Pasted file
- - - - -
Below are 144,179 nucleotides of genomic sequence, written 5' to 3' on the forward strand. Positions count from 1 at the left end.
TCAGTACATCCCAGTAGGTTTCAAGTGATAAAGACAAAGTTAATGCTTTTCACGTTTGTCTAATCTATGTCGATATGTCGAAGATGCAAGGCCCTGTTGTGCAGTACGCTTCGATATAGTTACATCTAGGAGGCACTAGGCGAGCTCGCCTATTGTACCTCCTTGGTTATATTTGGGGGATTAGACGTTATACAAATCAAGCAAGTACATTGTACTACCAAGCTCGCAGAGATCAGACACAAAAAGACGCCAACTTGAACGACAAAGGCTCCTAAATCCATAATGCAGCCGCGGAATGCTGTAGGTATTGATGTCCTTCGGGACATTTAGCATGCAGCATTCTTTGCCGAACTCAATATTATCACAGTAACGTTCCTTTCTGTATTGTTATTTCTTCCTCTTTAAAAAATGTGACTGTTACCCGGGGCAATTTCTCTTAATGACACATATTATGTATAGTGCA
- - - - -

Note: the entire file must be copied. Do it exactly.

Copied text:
Below are 144,179 nucleotides of genomic sequence, written 5' to 3' on the forward strand. Positions count from 1 at the left end.
TCAGTACATCCCAGTAGGTTTCAAGTGATAAAGACAAAGTTAATGCTTTTCACGTTTGTCTAATCTATGTCGATATGTCGAAGATGCAAGGCCCTGTTGTGCAGTACGCTTCGATATAGTTACATCTAGGAGGCACTAGGCGAGCTCGCCTATTGTACCTCCTTGGTTATATTTGGGGGATTAGACGTTATACAAATCAAGCAAGTACATTGTACTACCAAGCTCGCAGAGATCAGACACAAAAAGACGCCAACTTGAACGACAAAGGCTCCTAAATCCATAATGCAGCCGCGGAATGCTGTAGGTATTGATGTCCTTCGGGACATTTAGCATGCAGCATTCTTTGCCGAACTCAATATTATCACAGTAACGTTCCTTTCTGTATTGTTATTTCTTCCTCTTTAAAAAATGTGACTGTTACCCGGGGCAATTTCTCTTAATGACACATATTATGTATAGTGCA